She glanced over at him. “The hackers—the technologie vampiri—are the local economy. The government protects them. The polizei, the citizens, everyone.”
He shrugged with his hands on the wheel. She was right. Suspicions definitely would have been raised at the syndicate’s current headquarters— the Wolf’s Lair—if they only cut power to its surrounding village.
“I get it,” he said. “Still tough.”
“Tougher than it was on New York?”
Dixon didn’t answer. Four months ago the vampiri had launched a cyberattack that left the East Coast a shambles, killed hundreds, and almost took out the President. Now his team’s pursuit of the Wolf had led them out here to the Romanian boonies, making them key players in the first fully integrated operation conducted by the various elements of America’s new Department of Internet Security and Law Enforcement. Net Force, in bureaucratic government shorthand.
He really did get it.
The BearCat rolled between the gigantic evergreens standing sentinel on either side of the road. In the rear compartment, Gregg Long, Fox Team, sat with a small detachment on loan from Task Force Quickdraw—six men in tactical gear with Mark 18 CQBR carbines strapped over their shoulders and short-barreled Mossberg 590 combat shotguns racked to the sides of the passenger compartment.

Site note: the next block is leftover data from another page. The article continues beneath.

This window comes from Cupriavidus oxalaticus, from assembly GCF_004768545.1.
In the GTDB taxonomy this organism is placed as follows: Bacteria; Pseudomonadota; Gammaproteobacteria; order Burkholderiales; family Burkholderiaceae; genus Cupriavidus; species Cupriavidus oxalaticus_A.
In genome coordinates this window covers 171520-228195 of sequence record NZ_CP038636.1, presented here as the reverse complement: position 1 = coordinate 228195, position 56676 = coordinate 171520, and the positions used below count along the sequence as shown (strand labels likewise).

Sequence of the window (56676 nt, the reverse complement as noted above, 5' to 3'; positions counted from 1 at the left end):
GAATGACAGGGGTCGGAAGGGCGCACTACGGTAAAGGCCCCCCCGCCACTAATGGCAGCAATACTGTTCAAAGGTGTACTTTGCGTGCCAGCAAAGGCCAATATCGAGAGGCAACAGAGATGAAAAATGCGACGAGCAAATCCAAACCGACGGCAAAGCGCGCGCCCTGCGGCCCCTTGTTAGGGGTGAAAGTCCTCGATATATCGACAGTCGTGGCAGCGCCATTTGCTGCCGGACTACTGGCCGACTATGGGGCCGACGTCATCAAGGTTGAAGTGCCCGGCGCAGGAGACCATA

“Distance to the target?” Dixon asked after a few minutes.
This time Kali skipped the AI, tapping her computer keyboard for the GPS sat map. “Thirty-two miles.”
Dixon nodded and checked the speedometer. He was doing about fifty. So a little over half an hour.
Taking his hand off the wheel, he adjusted his earpiece and hailed Carmody on the ground-to-air.
Excerpted from Net Force: Attack Protocol created by Tom Clancy & Steve Piecznik, written by Jerome Preisler. Copyright © 2020 by Netco Partners Published by Hanover Square Press